Discussion

This is the first study to explore the associations between MNP delivery patterns (delivery channel and frequency) and caregiver MNP feeding behaviors in the context of an MNP implementation program in rural China. Our results indicate that, across three ethnic groups, each group accesses MNP through different channels and at different frequencies. The data show that Han caregivers have the highest levels of proper MNP usage, whereas Yi and Han caregivers have the highest rates of adherence to the prescribed MNP program. Finally, our results show that delivery patterns influence proper MNP usage and high adherence to MNP. Specifically, we find that a township-based delivery channel leads to proper usage of MNP among Tibetan and Yi caregivers, whereas accessing MNP at a higher frequency correlates to higher adherence among Han, Tibetan, and Yi caregivers.

Generally, the attrition analysis combined with the estimated proportion of samples excluded to total samples were served as the most effective measurements [46]. Previous study found higher education level usually correlates to higher non-response rate [47, 48]. But as for this study, our samples have relatively low education level since it focused in rural China, which may impact the differences of educational level and also delivery frequency. Despite identifying such differences, the exclusion rate (17.39%) is considered acceptable given the fact that the excluded participants did not meet our study objectives or were missing crucial variables for inclusion [49]. In summation, we feel confident in our included samples representation regarding the most other variables included in this study shows no difference. Another point worth mentioning is that most Han and Tibetan primary caregivers are full-time stay-at-home parents, which is in line with households throughout rural China. In our sample, the majority of primary caregivers are female (most likely mothers or grandmothers), which is another similarity to other samples in rural China. Previous studies in rural China have demonstrated high quantities of left-behind children and female caregivers, who are financially supported by caregivers who migrate away from home to find work outside the household [50,51,52]. Thus, many female primary caregivers in rural China are solely responsible for looking after children and managing household affairs [53], while other household members work outside the home to financially support the family [54, 55].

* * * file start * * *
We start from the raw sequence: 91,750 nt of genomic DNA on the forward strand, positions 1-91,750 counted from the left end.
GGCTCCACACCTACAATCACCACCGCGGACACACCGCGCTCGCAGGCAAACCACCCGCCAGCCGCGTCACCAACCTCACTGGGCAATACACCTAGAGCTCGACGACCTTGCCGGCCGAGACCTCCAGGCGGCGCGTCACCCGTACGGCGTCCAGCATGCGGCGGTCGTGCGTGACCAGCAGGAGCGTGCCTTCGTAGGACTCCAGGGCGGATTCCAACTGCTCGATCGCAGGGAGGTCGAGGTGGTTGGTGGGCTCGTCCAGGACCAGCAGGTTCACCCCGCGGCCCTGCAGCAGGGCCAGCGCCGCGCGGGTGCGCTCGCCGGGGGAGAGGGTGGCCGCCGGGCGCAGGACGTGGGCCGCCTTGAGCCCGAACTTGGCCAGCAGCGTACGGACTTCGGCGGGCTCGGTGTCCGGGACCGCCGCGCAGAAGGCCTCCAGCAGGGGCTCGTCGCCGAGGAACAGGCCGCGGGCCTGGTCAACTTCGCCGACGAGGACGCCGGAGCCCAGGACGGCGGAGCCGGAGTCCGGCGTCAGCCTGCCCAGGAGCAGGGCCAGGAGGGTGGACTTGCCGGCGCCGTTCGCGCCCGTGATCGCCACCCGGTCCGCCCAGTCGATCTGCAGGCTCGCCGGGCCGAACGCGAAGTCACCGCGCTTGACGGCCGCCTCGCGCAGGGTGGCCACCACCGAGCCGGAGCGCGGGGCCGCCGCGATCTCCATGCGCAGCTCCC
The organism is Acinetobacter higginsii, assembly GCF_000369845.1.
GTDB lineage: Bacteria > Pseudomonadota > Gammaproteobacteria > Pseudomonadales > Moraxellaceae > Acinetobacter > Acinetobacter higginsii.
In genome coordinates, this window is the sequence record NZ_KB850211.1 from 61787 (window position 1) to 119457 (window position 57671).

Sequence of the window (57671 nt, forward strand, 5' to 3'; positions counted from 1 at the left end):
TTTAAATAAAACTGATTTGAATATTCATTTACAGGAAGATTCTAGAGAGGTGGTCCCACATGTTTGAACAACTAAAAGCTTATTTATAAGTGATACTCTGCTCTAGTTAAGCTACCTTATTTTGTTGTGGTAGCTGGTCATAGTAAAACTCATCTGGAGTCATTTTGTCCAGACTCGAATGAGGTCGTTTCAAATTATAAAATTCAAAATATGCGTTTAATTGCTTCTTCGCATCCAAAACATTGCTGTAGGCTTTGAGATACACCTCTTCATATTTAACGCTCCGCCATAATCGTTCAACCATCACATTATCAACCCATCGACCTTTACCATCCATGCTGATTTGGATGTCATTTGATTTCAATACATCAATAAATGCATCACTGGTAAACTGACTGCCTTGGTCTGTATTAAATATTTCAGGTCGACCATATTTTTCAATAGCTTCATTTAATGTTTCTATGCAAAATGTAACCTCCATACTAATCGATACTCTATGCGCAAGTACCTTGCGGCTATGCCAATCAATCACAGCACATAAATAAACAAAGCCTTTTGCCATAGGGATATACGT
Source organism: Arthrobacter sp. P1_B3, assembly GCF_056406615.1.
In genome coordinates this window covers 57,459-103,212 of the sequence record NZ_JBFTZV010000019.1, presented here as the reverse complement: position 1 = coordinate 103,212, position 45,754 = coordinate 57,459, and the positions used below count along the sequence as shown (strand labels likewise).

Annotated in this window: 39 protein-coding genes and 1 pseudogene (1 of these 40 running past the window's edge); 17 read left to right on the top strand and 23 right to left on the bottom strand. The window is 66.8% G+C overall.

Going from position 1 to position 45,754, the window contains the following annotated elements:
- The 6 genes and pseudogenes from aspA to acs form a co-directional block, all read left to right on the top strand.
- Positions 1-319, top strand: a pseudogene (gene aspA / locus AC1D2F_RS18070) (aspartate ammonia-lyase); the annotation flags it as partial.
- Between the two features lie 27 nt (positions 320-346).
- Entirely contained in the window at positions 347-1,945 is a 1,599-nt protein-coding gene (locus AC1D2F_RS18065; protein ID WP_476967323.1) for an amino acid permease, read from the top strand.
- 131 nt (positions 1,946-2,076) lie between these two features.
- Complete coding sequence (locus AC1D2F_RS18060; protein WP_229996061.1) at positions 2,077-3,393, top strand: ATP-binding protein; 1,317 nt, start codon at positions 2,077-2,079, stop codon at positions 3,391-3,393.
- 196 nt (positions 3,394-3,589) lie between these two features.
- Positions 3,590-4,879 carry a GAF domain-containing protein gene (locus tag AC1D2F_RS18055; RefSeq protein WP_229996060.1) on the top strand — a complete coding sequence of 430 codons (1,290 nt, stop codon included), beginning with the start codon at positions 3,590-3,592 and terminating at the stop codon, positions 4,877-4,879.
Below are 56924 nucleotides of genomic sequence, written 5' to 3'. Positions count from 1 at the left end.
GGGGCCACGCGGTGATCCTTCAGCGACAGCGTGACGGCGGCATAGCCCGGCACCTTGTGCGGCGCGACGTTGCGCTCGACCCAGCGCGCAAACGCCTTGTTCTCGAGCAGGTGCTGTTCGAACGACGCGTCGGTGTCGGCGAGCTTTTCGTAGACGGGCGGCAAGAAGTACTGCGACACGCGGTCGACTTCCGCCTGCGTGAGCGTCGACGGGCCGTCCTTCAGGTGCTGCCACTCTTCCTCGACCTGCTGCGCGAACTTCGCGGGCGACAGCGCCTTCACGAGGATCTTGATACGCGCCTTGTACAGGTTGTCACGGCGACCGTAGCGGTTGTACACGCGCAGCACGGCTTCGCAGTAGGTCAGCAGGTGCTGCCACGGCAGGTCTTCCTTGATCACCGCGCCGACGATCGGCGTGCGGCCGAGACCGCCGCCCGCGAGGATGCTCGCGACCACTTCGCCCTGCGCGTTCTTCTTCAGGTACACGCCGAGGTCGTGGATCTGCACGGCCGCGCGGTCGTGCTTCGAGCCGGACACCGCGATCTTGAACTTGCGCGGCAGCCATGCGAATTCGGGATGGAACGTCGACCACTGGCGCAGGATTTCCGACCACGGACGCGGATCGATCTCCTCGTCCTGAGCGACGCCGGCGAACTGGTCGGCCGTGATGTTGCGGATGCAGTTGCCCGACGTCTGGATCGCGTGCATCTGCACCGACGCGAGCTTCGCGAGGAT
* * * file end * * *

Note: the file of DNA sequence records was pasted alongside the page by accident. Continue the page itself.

The results show that caregivers of different ethnicities access MNP through different delivery patterns. Although few studies have compared differences in MNP delivery channels between Chinese ethnic groups, our finding is consistent with studies that find that delivery patterns differ among different groups in different settings [21, 56, 57]. In Vietnam, Nguyen et al. (2016) found that caregivers from ethnic minorities need a complementary delivery model, beyond a health services delivery channel, to properly use MNP, due to their being geographically marginalized, with limited access to the health system [57]. As for our sample, the most common way that Tibetan and Han caregivers access MNP is through a township-based channel, and they access MNP at the highest frequency: every month or multiple times each month. Through the township-based channel, MNP is distributed to caregivers at local township health centers. Regular gatherings at township markets, called “Ganchang” in Mandarin, are a cultural tradition for many residents of rural China [58]. In addition to attending markets for trading, socializing, and viewing entertainment, rural residents can more frequently visit their local township health centers to obtain MNP. Notably, very few Yi caregivers in our sample access MNP through the township-based channel. Instead, Yi caregivers use the village-based channel and access MNP every three or more months (the lowest measured frequency). Another possible influence on delivery pattern differences is the local topography where ethnic groups live. In this study, the terrain of the sample area in the Tibetan community is dominated by plateaus, while the Han and Yi areas are mountainous regions. Local topographical features, coupled with the human resources available to MNP health programs, may dictate how MNP distributors adopt specific distribution channels and frequencies to reach certain populations and groups [36].